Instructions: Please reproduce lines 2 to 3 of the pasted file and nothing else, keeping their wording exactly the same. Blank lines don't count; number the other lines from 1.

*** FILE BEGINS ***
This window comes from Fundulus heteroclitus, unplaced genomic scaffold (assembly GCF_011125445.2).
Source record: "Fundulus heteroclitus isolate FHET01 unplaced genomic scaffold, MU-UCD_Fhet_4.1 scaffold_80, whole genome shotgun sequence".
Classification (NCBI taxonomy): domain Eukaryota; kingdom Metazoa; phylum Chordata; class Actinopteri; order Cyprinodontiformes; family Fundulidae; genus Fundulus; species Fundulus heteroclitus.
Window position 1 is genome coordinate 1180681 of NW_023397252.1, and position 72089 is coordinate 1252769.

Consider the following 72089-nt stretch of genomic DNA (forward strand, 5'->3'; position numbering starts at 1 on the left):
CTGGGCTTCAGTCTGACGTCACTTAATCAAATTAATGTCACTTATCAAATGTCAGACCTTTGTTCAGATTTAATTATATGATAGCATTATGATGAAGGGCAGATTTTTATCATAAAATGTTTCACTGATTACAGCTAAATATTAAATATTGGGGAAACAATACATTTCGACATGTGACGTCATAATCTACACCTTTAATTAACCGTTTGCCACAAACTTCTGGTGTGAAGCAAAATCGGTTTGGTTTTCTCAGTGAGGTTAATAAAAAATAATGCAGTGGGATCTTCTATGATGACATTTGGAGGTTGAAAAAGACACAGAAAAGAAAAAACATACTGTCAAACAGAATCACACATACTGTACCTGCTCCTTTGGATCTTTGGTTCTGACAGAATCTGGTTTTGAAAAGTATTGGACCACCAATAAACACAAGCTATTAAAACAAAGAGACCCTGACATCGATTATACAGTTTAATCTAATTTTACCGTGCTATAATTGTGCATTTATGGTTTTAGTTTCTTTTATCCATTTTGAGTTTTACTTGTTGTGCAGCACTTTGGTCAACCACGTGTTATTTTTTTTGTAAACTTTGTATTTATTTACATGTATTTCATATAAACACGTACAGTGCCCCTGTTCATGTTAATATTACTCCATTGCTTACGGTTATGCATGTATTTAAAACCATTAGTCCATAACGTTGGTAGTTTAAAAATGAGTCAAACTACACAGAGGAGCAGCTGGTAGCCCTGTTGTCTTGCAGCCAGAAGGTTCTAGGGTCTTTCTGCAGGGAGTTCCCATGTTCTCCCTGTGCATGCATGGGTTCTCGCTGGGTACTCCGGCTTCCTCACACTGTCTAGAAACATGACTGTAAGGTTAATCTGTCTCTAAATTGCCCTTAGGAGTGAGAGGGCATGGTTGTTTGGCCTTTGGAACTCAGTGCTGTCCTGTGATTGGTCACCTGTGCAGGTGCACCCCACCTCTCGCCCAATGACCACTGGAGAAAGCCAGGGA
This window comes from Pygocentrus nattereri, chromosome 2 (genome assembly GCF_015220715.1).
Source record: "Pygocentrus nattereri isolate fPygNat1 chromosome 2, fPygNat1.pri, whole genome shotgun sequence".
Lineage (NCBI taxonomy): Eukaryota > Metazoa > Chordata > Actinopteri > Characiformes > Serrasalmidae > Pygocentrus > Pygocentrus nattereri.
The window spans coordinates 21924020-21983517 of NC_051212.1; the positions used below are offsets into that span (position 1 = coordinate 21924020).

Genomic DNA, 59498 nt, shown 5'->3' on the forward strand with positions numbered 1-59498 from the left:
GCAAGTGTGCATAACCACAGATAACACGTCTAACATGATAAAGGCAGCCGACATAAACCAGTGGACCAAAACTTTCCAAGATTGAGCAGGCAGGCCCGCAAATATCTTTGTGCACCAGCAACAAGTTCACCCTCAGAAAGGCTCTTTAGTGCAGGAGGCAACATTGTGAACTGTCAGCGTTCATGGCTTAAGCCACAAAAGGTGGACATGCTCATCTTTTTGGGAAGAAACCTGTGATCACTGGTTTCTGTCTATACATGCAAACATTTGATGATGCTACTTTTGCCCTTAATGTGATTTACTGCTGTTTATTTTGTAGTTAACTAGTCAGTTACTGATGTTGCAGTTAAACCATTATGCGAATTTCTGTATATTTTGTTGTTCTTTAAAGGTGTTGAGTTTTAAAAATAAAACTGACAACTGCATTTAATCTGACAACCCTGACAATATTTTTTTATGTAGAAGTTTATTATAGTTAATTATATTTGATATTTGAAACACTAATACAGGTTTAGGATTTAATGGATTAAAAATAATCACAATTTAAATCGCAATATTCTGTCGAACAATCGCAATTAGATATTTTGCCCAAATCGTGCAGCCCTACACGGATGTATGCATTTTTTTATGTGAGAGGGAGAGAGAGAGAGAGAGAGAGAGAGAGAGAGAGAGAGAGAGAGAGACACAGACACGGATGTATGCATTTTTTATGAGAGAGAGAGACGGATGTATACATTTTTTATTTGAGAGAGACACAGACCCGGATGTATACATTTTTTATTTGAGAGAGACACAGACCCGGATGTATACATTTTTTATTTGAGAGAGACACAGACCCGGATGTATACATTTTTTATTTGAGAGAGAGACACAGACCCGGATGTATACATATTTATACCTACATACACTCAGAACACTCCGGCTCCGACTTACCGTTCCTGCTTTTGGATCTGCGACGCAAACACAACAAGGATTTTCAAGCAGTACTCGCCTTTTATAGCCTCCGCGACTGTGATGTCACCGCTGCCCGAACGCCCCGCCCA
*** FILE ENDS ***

Source record: "Fundulus heteroclitus isolate FHET01 unplaced genomic scaffold, MU-UCD_Fhet_4.1 scaffold_80, whole genome shotgun sequence".
Classification (NCBI taxonomy): domain Eukaryota; kingdom Metazoa; phylum Chordata; class Actinopteri; order Cyprinodontiformes; family Fundulidae; genus Fundulus; species Fundulus heteroclitus.